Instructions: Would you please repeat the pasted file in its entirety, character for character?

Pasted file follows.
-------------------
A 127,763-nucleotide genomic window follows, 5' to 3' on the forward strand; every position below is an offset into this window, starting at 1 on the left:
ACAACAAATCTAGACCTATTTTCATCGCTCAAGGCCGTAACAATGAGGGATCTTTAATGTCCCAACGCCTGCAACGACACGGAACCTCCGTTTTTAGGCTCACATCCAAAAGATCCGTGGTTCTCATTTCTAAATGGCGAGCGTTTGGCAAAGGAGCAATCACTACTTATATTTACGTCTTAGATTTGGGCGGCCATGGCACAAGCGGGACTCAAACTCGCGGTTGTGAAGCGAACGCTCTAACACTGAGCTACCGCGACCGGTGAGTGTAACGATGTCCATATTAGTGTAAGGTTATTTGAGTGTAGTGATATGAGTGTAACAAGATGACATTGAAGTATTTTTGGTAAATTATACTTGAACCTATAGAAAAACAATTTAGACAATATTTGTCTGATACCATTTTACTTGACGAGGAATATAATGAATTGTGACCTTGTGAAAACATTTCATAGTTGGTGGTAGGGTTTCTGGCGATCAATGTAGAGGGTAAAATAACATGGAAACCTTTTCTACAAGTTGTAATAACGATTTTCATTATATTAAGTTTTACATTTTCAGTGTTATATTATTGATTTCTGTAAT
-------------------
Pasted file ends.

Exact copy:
A 127,763-nucleotide genomic window follows, 5' to 3' on the forward strand; every position below is an offset into this window, starting at 1 on the left:
ACAACAAATCTAGACCTATTTTCATCGCTCAAGGCCGTAACAATGAGGGATCTTTAATGTCCCAACGCCTGCAACGACACGGAACCTCCGTTTTTAGGCTCACATCCAAAAGATCCGTGGTTCTCATTTCTAAATGGCGAGCGTTTGGCAAAGGAGCAATCACTACTTATATTTACGTCTTAGATTTGGGCGGCCATGGCACAAGCGGGACTCAAACTCGCGGTTGTGAAGCGAACGCTCTAACACTGAGCTACCGCGACCGGTGAGTGTAACGATGTCCATATTAGTGTAAGGTTATTTGAGTGTAGTGATATGAGTGTAACAAGATGACATTGAAGTATTTTTGGTAAATTATACTTGAACCTATAGAAAAACAATTTAGACAATATTTGTCTGATACCATTTTACTTGACGAGGAATATAATGAATTGTGACCTTGTGAAAACATTTCATAGTTGGTGGTAGGGTTTCTGGCGATCAATGTAGAGGGTAAAATAACATGGAAACCTTTTCTACAAGTTGTAATAACGATTTTCATTATATTAAGTTTTACATTTTCAGTGTTATATTATTGATTTCTGTAAT